Persona 3: "Marjo, get a bag, pack clothes and things for the hospital. Get back on the phone. Get me pillows, my bag. My phone, dial it cang Niong mu, bring it here."

Mang Gil gets a reading on her blood pressure. It was way too weak: 90/60. But he tells me, "Sister, mamaco ing manuling corol balasenas."

Persona 2: "Warm her hands. Bie yu ing pali yung gamat, mapilan penandit ulitan ye pulsu. Duangan yu cung flashlight..." (Her pupils show a slight reaction to the light.)

Persona 1: "Ma, Mama co, magbalic ca. Emu cu lalacuan. Ali, ali pa pu..." (I bite my lips to control hysteria from taking over.)

Persona 3: Marjory puts the phone on my ear. "Coya, Mama milaco ya animu, mengulor yang balasenas, mengapali ne. Piniklat que talucab mata, macadalangat nala. I'm giving CPR. It happened about 15 to 20 minutes ago, her pulse was weak. We got a blood pressure of 90/60, tell Tito Vic (our family friend and Mama's doctor)."

Persona 1: "Coya, Coya, malapit naka? Lagua yu, dala yu que ospital." (Mangaralgal nacu boses.)

Persona 2: Blow. Blow. Blow. "And one and two and three...," until I get to fifteen. And the cycle goes on.

Mang Gil reports on a second BP, "Sister, mag-improve ya ing presyun ng Ima—100/70, at milaco ing manuling na bitis. Papali ne, babalik ya corol pati taliri."

Sounds of vehicle tires screeching on stones outside.

It was my middle brother taking over physically. Siclulu ne i Mama like a fragile crystal doll. I told him, "Coya, quing gulut, I need to breathe for her—bilis, bilis!"

In this lifetime, I did not need to die to get a grasp of what eternity is.

What limbo can be like.

What "heaven can wait" is all about.

The trip from our house to the hospital felt like eternity.

It felt like nothing was in motion, everything was suspended in limbo.

It was a still frame frozen on a billboard waiting for some typhoon to blow into shreds so that heaven could wait.

Casalungsungan deng tatalacad ing SM Clark, at nuca man marap dumalan, macabara la ring jitney, bus, cotsi, tricycle, nanu-nanu pang pacabalandra. Maybug cung mangulisac. Ing Coya, eman bubulad, acaquit que alang patugut a laue quing salamin at quing dadalanan. Calmadung taranta, nung miliari na quecayu muna man quing bie yu ini. "Miras tamu, miras tamu, ditac namu. Comusta cayu quen gulut? Maw, Maw, daramdaman mu cu ne?"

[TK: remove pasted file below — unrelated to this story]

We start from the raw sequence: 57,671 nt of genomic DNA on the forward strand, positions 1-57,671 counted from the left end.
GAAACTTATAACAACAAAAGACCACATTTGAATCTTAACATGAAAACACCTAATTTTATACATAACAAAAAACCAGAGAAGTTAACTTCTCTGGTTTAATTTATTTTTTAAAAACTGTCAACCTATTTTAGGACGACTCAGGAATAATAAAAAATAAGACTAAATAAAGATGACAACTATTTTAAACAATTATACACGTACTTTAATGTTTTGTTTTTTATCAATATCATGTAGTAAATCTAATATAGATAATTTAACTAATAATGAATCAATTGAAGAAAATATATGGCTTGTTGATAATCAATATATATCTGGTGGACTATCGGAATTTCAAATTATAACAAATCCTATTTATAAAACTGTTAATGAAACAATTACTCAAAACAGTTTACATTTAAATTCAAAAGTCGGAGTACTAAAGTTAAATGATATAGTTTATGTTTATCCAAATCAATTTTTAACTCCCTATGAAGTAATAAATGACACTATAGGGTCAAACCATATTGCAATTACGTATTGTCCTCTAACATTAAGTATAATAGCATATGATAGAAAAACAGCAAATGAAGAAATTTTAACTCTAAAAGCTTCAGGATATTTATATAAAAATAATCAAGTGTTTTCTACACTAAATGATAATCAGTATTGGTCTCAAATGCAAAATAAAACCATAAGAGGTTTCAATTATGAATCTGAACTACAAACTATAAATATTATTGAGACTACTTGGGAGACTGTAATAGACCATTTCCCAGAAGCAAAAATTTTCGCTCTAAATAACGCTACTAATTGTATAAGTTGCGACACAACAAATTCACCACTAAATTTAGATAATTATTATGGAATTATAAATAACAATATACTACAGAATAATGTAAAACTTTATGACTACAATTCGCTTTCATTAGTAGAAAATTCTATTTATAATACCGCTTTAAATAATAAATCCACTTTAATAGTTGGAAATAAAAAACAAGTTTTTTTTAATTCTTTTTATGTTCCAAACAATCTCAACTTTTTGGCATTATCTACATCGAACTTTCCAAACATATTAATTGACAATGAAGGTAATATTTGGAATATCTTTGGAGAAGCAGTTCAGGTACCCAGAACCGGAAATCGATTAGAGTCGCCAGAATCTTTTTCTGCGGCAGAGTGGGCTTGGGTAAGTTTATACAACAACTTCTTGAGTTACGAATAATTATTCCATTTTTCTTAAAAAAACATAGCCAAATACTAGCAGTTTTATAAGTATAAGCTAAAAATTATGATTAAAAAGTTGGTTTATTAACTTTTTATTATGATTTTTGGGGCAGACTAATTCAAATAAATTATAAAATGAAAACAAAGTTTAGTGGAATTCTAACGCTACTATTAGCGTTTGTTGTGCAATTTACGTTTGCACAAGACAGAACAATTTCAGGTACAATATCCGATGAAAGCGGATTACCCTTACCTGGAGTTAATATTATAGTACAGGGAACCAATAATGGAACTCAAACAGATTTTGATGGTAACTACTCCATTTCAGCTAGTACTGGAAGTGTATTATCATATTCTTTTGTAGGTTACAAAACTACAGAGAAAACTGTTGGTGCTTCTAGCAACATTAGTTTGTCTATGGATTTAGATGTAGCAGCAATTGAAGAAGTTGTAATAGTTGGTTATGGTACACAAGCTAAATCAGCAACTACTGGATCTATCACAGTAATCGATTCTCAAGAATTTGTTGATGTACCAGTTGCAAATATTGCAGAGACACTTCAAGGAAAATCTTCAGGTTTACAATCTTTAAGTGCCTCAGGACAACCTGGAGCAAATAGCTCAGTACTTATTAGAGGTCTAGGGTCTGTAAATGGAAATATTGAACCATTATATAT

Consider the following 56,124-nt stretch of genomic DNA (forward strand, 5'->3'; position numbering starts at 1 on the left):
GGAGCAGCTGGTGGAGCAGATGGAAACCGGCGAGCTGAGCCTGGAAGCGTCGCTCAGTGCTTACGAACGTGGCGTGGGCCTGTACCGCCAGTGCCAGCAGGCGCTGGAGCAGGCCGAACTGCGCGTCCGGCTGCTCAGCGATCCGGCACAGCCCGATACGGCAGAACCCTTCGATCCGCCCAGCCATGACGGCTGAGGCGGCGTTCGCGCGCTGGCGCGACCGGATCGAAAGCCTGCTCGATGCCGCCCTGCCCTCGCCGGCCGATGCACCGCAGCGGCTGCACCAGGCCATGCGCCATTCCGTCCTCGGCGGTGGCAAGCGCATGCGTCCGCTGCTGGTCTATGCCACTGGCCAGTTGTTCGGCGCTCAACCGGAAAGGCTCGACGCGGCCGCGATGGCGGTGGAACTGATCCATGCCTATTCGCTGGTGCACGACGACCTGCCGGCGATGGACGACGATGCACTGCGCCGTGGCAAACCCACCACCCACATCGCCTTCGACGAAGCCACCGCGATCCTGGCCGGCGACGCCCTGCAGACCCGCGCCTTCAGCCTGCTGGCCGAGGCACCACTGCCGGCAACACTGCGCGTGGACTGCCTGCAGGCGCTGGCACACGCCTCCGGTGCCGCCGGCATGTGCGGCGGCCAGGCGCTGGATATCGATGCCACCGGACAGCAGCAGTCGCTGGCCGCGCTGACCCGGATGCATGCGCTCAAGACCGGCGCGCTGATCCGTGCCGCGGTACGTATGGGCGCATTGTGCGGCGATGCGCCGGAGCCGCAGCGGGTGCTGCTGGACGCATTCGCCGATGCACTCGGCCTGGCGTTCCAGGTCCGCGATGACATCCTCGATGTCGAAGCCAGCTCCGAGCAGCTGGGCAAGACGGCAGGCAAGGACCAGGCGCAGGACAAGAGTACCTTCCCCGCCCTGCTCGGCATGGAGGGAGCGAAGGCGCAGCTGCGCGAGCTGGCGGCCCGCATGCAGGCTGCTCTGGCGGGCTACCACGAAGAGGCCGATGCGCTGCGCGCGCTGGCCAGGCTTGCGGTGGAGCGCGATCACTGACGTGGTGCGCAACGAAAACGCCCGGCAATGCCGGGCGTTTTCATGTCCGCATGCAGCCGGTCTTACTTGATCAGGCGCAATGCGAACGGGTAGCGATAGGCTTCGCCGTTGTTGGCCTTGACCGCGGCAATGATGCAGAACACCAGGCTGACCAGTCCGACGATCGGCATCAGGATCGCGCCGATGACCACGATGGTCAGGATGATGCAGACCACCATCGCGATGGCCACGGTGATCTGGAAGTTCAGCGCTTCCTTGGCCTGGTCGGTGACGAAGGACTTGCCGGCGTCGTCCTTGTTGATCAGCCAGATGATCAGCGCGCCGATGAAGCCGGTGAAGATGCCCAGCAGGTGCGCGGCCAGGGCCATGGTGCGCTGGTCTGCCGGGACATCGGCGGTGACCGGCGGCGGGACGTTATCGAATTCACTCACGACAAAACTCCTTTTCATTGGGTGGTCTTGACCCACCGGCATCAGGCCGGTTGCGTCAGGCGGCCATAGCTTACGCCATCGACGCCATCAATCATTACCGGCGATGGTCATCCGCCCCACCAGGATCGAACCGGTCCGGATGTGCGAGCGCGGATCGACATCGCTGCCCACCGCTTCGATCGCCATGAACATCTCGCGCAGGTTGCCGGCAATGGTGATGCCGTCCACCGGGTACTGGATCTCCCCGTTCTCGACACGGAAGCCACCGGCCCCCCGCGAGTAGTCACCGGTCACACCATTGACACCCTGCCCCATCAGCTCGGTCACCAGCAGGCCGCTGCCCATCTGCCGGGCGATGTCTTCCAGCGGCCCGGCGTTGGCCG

Ginalo ia talucab mata y Mama. Misalubung ing babie cung pangisnua at ing pali ning pangisnaua iba't caia. Bagia mu pero atin pali. Maili cu, mamagus ing lua cu, meglobu ing sipun cu. Buri que man pacacaulan y Mama minauat at penuma cu nemu palad. Tinucnang cami. Minatna cu, macabungad ne ing ospital.

It was the most beautiful view I had ever appreciated. The most angelic human faces I ever encountered took over. After all the necessary work done on Mama, we were moved to a suite on the third floor. Tito Vic assured us, Mama was going to be fine.

Everything swirled and I slept like a baby. This must have been as it was when I was delivered from her womb and saw the light of day. I cried for joy at the light and beauty of another world. I closed my eyes knowing I was secure, out of my mother's womb and yet in the warmth of her whole being.

[About the author. Cecile Santos Yumul is a veteran award winning Broadcast Journalist, a visionary teacher (Most Outstanding Teacher of the Philipines in 1992), a nationalist (Most Outstanding Kapampangan for Education in 1993), an environmentalist, and a dedicated daughter. She has over 35 years experience in the field of arts as an actor, director, and author. She is a published writer (Woman's Magazine) of essays, poems, short stories, and social commentaries. She currently resides in Lakandula, Mabalacat, Pampanga with her Mother, 18 dogs, doves, and bonsais.]

-Posted: 10:01 AM 3/15/11 | More of this author on eK!